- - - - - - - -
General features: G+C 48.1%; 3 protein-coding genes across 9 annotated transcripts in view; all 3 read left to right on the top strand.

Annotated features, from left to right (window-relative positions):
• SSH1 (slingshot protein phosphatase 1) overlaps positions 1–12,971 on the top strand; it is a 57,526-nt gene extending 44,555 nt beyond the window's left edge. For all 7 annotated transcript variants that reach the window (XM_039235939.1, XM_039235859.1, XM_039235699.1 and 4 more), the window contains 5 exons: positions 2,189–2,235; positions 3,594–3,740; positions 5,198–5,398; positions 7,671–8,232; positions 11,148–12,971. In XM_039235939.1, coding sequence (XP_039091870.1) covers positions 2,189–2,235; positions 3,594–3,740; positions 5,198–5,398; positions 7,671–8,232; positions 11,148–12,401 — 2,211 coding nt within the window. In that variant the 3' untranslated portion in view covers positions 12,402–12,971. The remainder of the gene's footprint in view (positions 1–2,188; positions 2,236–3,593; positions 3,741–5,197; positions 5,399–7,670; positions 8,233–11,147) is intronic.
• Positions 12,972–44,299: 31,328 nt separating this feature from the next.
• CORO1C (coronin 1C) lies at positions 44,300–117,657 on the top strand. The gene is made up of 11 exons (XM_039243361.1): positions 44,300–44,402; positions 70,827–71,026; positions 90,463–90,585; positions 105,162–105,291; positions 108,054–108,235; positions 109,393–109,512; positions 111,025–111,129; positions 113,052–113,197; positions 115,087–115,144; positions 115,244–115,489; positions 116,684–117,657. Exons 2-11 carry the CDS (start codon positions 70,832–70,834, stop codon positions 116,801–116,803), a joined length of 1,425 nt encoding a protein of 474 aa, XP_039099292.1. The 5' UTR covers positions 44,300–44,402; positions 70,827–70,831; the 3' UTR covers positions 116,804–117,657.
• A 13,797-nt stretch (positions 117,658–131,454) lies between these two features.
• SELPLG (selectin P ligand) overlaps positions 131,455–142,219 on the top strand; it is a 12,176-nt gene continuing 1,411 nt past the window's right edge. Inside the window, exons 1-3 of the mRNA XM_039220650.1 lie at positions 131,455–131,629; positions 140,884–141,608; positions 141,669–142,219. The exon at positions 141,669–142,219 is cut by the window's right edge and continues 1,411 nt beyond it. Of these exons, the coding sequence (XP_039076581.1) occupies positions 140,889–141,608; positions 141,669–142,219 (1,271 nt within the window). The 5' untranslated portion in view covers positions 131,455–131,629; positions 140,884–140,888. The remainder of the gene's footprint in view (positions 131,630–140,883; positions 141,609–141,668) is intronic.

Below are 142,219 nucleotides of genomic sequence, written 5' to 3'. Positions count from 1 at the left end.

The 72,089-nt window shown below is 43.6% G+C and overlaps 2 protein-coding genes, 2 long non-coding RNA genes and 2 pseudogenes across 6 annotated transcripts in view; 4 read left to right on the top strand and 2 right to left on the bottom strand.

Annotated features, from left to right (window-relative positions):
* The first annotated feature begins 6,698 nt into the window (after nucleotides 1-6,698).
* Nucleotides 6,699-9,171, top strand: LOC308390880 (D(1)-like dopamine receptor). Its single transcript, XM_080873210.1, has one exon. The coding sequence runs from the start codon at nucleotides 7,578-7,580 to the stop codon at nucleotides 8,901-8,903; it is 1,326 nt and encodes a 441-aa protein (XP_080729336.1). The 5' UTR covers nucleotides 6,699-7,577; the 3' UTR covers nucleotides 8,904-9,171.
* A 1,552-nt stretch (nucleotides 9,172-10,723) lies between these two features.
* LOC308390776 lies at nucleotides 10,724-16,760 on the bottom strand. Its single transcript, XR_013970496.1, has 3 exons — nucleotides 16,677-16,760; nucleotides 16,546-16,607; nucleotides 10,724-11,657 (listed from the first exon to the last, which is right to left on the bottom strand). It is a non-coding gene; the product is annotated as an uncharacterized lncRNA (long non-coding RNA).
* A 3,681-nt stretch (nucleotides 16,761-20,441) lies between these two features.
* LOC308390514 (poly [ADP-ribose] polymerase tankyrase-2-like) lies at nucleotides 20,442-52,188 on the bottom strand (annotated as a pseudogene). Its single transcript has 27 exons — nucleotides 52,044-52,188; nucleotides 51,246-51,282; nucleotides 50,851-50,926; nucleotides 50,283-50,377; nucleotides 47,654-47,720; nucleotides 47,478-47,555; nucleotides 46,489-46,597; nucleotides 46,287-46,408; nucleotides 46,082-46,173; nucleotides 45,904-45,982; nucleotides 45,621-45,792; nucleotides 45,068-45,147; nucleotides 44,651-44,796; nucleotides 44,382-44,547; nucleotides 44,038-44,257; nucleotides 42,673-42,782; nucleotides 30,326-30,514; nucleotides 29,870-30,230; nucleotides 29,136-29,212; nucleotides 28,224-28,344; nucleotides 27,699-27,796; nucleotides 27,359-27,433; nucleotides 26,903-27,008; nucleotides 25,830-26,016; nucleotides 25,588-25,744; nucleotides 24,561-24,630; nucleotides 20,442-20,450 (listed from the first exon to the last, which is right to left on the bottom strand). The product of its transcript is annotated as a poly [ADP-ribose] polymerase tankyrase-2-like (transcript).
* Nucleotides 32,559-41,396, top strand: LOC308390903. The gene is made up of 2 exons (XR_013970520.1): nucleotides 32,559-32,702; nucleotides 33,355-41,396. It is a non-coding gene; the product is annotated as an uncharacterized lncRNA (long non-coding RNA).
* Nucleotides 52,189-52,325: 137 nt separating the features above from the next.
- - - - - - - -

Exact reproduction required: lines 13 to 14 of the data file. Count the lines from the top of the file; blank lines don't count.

* A 1,552-nt stretch (nucleotides 9,172-10,723) lies between these two features.
* LOC308390776 lies at nucleotides 10,724-16,760 on the bottom strand. Its single transcript, XR_013970496.1, has 3 exons — nucleotides 16,677-16,760; nucleotides 16,546-16,607; nucleotides 10,724-11,657 (listed from the first exon to the last, which is right to left on the bottom strand). It is a non-coding gene; the product is annotated as an uncharacterized lncRNA (long non-coding RNA).